Today at this morning’s major Chrome event, Google has just announced that Chrome OS… isn’t done. It still has work to do with camera drivers (for notebook USB ports), finishing Google Cloud Print, and more. But it wants to get the notebook into early adopters’ hands, so it’s announcing a new Pilot Program. Google will be distributing a notebook called Cr-48. These are not for sale, they are designed as a test unit.
Consumers will be able to apply for this, however, but Google isn’t giving it away to just anyone. On its Facebook Fan Page, they ran a promotion a couple days, announcing a sticker for a Chrome laptop, if you did that quiz, you have a chance of winning a notebook. If you go to youtube.com/googlechrome and make a video showing why you’re an ideal candidate for this, you’ll have a chance to snag a notebook. And everyone in the audience at today’s event is getting one (everyone claps). And if you don’t fall into any of those buckets, you can go to this page to apply.
The CR-48 is supposed to boot in 10 seconds, includes a webcam, and 12-inch LCD display. It is 3.8 pounds with 8 hours of battery life and an entire week of standby time, according to Google’s marketing materials. Eventually, manufacturing partners will make Chromebooks you can actually buy in stores.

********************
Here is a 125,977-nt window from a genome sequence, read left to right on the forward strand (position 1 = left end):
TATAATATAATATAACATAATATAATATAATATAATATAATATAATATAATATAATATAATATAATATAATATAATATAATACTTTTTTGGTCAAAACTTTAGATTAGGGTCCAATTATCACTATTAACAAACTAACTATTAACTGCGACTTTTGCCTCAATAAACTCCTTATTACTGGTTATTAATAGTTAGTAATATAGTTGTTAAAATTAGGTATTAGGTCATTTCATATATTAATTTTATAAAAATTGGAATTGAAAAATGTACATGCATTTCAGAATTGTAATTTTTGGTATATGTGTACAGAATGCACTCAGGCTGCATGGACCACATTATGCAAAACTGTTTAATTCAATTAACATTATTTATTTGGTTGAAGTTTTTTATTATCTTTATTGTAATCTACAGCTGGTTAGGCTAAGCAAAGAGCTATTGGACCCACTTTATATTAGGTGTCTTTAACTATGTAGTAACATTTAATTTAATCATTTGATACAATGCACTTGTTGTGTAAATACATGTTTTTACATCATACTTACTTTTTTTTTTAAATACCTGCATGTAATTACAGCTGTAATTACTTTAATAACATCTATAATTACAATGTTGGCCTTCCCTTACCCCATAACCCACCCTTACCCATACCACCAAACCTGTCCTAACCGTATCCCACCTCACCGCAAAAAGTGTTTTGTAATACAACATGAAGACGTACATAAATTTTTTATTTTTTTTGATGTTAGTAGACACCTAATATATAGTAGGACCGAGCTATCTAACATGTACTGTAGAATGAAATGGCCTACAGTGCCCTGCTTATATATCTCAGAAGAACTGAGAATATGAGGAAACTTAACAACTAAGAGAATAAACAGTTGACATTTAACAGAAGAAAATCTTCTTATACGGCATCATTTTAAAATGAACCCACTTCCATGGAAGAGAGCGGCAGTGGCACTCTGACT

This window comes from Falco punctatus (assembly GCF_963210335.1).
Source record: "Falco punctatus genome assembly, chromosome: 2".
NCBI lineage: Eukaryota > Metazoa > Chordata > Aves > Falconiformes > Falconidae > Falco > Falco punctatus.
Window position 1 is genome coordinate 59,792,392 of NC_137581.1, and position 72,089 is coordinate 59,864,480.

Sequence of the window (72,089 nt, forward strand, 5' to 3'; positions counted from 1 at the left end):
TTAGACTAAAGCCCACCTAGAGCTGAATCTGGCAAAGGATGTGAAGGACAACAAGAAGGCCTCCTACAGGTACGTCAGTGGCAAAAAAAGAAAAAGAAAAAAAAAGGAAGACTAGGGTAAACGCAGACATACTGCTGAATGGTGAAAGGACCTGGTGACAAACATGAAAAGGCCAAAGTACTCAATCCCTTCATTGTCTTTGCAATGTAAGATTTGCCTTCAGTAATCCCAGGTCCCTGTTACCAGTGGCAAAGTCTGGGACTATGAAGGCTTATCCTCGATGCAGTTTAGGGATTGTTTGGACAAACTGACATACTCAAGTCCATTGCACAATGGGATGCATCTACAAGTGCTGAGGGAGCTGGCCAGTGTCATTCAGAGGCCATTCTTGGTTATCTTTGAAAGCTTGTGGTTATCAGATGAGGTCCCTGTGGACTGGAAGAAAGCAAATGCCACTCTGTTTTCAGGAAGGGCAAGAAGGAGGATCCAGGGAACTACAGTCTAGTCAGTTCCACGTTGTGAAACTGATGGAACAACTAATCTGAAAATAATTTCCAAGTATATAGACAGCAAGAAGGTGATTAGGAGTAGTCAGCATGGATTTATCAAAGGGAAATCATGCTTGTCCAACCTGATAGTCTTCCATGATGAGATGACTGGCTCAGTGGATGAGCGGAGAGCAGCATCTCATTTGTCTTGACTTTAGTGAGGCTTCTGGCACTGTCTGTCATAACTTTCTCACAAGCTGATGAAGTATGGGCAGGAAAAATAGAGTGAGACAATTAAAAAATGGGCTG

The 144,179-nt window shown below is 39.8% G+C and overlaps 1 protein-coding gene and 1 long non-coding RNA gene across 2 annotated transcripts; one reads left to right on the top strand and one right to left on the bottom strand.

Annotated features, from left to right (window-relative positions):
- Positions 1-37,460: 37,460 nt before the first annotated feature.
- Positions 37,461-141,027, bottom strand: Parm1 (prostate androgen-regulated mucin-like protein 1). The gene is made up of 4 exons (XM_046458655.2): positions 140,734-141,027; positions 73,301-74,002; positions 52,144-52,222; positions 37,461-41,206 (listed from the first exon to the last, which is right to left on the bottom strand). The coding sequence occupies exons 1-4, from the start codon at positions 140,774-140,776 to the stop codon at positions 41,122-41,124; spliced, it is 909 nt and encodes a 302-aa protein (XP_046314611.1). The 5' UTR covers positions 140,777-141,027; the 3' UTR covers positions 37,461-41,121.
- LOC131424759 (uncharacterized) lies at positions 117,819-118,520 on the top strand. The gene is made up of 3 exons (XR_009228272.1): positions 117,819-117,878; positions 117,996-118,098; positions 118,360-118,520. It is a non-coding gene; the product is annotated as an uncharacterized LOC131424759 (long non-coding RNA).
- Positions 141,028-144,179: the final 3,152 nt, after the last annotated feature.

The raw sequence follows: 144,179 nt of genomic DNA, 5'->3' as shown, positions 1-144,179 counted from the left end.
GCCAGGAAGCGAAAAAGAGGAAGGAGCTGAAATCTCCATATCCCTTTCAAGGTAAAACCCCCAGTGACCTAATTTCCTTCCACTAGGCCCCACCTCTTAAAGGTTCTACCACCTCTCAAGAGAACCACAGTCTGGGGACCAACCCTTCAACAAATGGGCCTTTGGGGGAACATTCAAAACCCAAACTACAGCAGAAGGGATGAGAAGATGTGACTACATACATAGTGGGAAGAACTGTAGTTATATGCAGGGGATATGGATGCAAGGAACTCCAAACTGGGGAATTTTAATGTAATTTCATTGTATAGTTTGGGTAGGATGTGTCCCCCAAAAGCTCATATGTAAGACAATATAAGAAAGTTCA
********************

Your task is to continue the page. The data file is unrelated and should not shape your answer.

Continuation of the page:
Google will also be deploying this to some partner businesses, including American Airlines, Kraft, Virgin America, the Department of Defense and more.
Google Chrome OS is an open source PC operating system. The operating system is based on Linux and runs only on specifically designed hardware. The OS relies heavily on cloud-based applications, and the user interface will be similar to the Google Chrome browser. As announced on July 7, 2009, the operating system is open source and targeted at netbooks. On June 15, 2011, the first Chrome OS-powered devices, known as Chromebooks, were released.